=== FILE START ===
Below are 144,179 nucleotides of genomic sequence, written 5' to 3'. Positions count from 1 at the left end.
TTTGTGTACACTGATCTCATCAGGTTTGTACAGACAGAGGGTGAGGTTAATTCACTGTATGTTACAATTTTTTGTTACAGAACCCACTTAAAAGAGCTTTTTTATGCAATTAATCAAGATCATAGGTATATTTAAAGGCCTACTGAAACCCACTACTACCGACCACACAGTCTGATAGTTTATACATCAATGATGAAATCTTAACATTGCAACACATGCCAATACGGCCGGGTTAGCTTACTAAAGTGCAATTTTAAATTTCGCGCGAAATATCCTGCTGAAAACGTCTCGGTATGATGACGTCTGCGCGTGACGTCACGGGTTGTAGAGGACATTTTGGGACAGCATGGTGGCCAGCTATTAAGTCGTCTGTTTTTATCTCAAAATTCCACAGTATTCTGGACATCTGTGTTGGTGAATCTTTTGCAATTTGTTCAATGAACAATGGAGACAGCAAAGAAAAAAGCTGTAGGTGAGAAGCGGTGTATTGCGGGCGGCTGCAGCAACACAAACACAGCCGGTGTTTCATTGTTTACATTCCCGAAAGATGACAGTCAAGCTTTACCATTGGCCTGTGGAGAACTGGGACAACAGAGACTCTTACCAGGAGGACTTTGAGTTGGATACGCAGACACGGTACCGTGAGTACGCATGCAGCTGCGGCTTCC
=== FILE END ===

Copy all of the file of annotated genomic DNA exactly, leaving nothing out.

Below are 144,179 nucleotides of genomic sequence, written 5' to 3'. Positions count from 1 at the left end.
TTTGTGTACACTGATCTCATCAGGTTTGTACAGACAGAGGGTGAGGTTAATTCACTGTATGTTACAATTTTTTGTTACAGAACCCACTTAAAAGAGCTTTTTTATGCAATTAATCAAGATCATAGGTATATTTAAAGGCCTACTGAAACCCACTACTACCGACCACACAGTCTGATAGTTTATACATCAATGATGAAATCTTAACATTGCAACACATGCCAATACGGCCGGGTTAGCTTACTAAAGTGCAATTTTAAATTTCGCGCGAAATATCCTGCTGAAAACGTCTCGGTATGATGACGTCTGCGCGTGACGTCACGGGTTGTAGAGGACATTTTGGGACAGCATGGTGGCCAGCTATTAAGTCGTCTGTTTTTATCTCAAAATTCCACAGTATTCTGGACATCTGTGTTGGTGAATCTTTTGCAATTTGTTCAATGAACAATGGAGACAGCAAAGAAAAAAGCTGTAGGTGAGAAGCGGTGTATTGCGGGCGGCTGCAGCAACACAAACACAGCCGGTGTTTCATTGTTTACATTCCCGAAAGATGACAGTCAAGCTTTACCATTGGCCTGTGGAGAACTGGGACAACAGAGACTCTTACCAGGAGGACTTTGAGTTGGATACGCAGACACGGTACCGTGAGTACGCATGCAGCTGCGGCTTCC